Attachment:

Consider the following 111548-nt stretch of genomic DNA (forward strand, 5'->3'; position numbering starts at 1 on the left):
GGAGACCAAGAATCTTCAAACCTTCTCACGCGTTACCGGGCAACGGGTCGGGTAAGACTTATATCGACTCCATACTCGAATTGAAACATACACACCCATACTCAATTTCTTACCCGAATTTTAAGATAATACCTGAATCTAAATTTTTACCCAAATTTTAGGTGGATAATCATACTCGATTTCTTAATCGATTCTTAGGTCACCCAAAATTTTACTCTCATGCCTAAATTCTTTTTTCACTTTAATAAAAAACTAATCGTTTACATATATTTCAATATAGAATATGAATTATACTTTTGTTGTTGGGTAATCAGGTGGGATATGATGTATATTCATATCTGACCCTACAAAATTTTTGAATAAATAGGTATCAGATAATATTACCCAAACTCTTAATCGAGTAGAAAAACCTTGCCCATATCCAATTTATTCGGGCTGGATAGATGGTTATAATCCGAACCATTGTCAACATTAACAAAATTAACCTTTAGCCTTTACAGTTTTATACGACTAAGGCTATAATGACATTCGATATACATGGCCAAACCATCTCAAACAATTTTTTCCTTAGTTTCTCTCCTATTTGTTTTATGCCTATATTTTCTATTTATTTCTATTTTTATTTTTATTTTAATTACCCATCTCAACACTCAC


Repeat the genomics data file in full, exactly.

Consider the following 111548-nt stretch of genomic DNA (forward strand, 5'->3'; position numbering starts at 1 on the left):
GGAGACCAAGAATCTTCAAACCTTCTCACGCGTTACCGGGCAACGGGTCGGGTAAGACTTATATCGACTCCATACTCGAATTGAAACATACACACCCATACTCAATTTCTTACCCGAATTTTAAGATAATACCTGAATCTAAATTTTTACCCAAATTTTAGGTGGATAATCATACTCGATTTCTTAATCGATTCTTAGGTCACCCAAAATTTTACTCTCATGCCTAAATTCTTTTTTCACTTTAATAAAAAACTAATCGTTTACATATATTTCAATATAGAATATGAATTATACTTTTGTTGTTGGGTAATCAGGTGGGATATGATGTATATTCATATCTGACCCTACAAAATTTTTGAATAAATAGGTATCAGATAATATTACCCAAACTCTTAATCGAGTAGAAAAACCTTGCCCATATCCAATTTATTCGGGCTGGATAGATGGTTATAATCCGAACCATTGTCAACATTAACAAAATTAACCTTTAGCCTTTACAGTTTTATACGACTAAGGCTATAATGACATTCGATATACATGGCCAAACCATCTCAAACAATTTTTTCCTTAGTTTCTCTCCTATTTGTTTTATGCCTATATTTTCTATTTATTTCTATTTTTATTTTTATTTTAATTACCCATCTCAACACTCAC